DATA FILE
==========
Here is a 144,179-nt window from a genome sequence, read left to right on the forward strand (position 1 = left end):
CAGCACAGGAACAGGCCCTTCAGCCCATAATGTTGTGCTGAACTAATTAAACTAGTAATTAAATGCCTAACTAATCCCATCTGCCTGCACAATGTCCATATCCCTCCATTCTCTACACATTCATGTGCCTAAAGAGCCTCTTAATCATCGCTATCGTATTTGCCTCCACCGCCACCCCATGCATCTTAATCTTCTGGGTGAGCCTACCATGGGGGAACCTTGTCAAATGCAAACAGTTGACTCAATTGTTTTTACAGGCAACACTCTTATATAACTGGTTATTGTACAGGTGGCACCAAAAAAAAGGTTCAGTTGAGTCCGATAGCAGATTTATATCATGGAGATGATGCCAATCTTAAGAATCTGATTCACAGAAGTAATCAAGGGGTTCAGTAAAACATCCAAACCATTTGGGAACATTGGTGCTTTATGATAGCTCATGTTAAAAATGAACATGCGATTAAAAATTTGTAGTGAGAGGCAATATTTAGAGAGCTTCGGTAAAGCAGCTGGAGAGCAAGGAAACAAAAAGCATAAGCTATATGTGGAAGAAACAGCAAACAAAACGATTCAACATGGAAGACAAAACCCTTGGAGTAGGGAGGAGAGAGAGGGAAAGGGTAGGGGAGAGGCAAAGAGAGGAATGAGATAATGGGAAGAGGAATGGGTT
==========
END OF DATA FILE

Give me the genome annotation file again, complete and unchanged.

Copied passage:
Here is a 144,179-nt window from a genome sequence, read left to right on the forward strand (position 1 = left end):
CAGCACAGGAACAGGCCCTTCAGCCCATAATGTTGTGCTGAACTAATTAAACTAGTAATTAAATGCCTAACTAATCCCATCTGCCTGCACAATGTCCATATCCCTCCATTCTCTACACATTCATGTGCCTAAAGAGCCTCTTAATCATCGCTATCGTATTTGCCTCCACCGCCACCCCATGCATCTTAATCTTCTGGGTGAGCCTACCATGGGGGAACCTTGTCAAATGCAAACAGTTGACTCAATTGTTTTTACAGGCAACACTCTTATATAACTGGTTATTGTACAGGTGGCACCAAAAAAAAGGTTCAGTTGAGTCCGATAGCAGATTTATATCATGGAGATGATGCCAATCTTAAGAATCTGATTCACAGAAGTAATCAAGGGGTTCAGTAAAACATCCAAACCATTTGGGAACATTGGTGCTTTATGATAGCTCATGTTAAAAATGAACATGCGATTAAAAATTTGTAGTGAGAGGCAATATTTAGAGAGCTTCGGTAAAGCAGCTGGAGAGCAAGGAAACAAAAAGCATAAGCTATATGTGGAAGAAACAGCAAACAAAACGATTCAACATGGAAGACAAAACCCTTGGAGTAGGGAGGAGAGAGAGGGAAAGGGTAGGGGAGAGGCAAAGAGAGGAATGAGATAATGGGAAGAGGAATGGGTT